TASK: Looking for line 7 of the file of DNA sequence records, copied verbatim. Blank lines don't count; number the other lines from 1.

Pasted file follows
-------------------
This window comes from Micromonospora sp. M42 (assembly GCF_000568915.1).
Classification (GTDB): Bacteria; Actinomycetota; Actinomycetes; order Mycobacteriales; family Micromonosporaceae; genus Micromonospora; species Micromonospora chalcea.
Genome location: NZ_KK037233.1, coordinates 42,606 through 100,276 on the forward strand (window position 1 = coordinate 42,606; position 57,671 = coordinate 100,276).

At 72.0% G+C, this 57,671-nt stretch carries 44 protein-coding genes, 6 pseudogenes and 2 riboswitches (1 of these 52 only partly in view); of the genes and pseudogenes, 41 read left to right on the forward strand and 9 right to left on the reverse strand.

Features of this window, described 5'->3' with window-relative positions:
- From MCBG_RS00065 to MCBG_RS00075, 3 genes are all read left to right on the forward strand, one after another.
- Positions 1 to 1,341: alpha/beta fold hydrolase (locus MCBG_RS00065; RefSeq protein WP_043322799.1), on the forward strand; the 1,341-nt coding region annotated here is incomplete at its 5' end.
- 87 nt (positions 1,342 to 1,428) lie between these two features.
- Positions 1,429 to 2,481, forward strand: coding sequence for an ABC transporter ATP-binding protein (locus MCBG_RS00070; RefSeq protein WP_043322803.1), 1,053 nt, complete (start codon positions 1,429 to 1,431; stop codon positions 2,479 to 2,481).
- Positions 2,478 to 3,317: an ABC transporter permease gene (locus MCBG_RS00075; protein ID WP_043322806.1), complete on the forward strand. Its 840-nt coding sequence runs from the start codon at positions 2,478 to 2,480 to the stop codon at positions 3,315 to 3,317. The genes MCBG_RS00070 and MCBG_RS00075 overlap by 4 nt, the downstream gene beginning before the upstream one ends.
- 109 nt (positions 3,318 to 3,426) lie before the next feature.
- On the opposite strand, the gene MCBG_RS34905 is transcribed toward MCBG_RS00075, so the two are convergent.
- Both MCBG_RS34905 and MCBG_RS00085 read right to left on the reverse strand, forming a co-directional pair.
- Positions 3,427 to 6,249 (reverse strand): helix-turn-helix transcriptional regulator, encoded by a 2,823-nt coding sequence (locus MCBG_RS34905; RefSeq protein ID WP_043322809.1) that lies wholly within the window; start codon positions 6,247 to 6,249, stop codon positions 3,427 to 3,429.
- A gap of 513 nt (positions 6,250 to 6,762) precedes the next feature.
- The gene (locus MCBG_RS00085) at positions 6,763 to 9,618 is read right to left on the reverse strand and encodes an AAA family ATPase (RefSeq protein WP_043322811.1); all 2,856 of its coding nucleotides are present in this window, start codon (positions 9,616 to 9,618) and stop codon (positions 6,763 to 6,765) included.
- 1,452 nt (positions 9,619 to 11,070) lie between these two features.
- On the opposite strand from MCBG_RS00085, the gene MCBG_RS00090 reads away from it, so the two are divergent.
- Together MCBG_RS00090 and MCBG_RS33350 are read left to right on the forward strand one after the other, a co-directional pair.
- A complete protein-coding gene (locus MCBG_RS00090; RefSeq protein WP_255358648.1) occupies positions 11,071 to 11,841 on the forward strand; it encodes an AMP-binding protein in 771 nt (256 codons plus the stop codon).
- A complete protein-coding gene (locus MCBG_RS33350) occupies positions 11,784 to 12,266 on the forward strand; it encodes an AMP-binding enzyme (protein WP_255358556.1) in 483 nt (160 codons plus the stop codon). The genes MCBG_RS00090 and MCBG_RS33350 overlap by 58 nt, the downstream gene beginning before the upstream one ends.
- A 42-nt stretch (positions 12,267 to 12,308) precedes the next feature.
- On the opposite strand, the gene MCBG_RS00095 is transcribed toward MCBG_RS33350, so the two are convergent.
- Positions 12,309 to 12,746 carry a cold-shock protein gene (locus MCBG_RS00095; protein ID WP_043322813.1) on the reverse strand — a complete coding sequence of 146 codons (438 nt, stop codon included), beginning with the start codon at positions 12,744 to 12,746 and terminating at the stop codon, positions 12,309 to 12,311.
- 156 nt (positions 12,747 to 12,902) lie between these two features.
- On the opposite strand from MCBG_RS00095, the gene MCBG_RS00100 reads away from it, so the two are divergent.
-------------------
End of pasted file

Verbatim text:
- Positions 1 to 1,341: alpha/beta fold hydrolase (locus MCBG_RS00065; RefSeq protein WP_043322799.1), on the forward strand; the 1,341-nt coding region annotated here is incomplete at its 5' end.